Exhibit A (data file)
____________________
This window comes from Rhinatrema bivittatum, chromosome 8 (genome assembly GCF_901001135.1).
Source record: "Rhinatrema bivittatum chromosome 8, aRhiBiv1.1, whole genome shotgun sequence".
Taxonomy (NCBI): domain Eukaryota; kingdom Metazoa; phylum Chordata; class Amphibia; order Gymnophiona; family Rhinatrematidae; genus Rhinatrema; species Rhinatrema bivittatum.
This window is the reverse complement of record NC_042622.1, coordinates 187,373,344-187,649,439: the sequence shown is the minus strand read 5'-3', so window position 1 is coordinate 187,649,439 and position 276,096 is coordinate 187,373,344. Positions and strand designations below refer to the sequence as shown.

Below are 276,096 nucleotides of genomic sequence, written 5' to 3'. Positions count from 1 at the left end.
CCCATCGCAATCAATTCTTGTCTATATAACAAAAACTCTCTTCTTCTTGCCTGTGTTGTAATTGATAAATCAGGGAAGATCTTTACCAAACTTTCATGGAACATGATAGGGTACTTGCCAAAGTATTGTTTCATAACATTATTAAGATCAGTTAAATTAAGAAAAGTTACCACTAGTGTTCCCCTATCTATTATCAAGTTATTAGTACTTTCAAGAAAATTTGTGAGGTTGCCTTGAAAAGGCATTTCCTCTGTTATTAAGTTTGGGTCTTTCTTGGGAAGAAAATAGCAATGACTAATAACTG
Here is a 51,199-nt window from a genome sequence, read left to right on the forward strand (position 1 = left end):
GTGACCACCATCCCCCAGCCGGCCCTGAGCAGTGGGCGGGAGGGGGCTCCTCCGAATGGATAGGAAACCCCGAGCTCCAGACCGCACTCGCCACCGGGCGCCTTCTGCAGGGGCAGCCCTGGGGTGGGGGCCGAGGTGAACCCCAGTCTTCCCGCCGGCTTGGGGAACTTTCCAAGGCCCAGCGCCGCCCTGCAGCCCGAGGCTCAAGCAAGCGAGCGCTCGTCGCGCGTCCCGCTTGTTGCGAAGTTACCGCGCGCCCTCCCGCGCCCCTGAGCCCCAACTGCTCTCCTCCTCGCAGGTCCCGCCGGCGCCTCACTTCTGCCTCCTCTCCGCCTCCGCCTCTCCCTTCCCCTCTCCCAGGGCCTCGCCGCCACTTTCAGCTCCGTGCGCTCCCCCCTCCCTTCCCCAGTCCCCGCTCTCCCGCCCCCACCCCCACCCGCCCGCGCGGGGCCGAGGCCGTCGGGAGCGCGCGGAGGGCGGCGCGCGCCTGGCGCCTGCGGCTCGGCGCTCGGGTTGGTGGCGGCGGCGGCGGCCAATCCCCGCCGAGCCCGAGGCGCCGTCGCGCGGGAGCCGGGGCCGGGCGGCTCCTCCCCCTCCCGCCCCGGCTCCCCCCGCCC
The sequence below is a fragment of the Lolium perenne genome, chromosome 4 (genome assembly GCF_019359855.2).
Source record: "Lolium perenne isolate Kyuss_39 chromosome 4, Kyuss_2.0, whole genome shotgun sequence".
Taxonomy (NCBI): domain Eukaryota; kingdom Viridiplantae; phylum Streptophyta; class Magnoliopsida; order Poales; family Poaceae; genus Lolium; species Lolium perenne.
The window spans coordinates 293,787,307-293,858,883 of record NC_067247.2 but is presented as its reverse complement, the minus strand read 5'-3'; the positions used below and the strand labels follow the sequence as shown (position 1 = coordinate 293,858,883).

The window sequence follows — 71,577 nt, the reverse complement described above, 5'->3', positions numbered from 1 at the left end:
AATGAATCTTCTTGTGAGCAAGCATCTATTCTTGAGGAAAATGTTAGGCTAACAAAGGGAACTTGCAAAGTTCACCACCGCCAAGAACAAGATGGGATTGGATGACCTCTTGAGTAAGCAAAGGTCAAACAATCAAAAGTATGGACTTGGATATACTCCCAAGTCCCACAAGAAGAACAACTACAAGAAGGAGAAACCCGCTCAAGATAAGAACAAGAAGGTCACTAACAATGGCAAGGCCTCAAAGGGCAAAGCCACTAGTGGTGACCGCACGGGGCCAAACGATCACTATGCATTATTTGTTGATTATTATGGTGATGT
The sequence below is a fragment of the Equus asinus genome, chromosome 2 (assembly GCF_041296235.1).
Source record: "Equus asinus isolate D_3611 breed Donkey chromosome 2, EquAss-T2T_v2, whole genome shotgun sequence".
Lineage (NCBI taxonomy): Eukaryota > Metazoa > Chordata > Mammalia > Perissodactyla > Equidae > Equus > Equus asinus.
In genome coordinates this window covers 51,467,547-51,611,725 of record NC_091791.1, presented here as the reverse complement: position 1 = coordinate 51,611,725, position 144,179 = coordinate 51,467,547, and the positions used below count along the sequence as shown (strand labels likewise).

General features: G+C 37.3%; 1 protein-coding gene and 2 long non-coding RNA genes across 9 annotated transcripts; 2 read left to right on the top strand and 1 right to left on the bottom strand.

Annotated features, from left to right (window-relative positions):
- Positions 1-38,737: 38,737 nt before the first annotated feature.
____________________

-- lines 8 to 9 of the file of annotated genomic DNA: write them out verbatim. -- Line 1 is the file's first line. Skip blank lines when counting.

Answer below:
GTGACCACCATCCCCCAGCCGGCCCTGAGCAGTGGGCGGGAGGGGGCTCCTCCGAATGGATAGGAAACCCCGAGCTCCAGACCGCACTCGCCACCGGGCGCCTTCTGCAGGGGCAGCCCTGGGGTGGGGGCCGAGGTGAACCCCAGTCTTCCCGCCGGCTTGGGGAACTTTCCAAGGCCCAGCGCCGCCCTGCAGCCCGAGGCTCAAGCAAGCGAGCGCTCGTCGCGCGTCCCGCTTGTTGCGAAGTTACCGCGCGCCCTCCCGCGCCCCTGAGCCCCAACTGCTCTCCTCCTCGCAGGTCCCGCCGGCGCCTCACTTCTGCCTCCTCTCCGCCTCCGCCTCTCCCTTCCCCTCTCCCAGGGCCTCGCCGCCACTTTCAGCTCCGTGCGCTCCCCCCTCCCTTCCCCAGTCCCCGCTCTCCCGCCCCCACCCCCACCCGCCCGCGCGGGGCCGAGGCCGTCGGGAGCGCGCGGAGGGCGGCGCGCGCCTGGCGCCTGCGGCTCGGCGCTCGGGTTGGTGGCGGCGGCGGCGGCCAATCCCCGCCGAGCCCGAGGCGCCGTCGCGCGGGAGCCGGGGCCGGGCGGCTCCTCCCCCTCCCGCCCCGGCTCCCCCCGCCC
The sequence below is a fragment of the Lolium perenne genome, chromosome 4 (genome assembly GCF_019359855.2).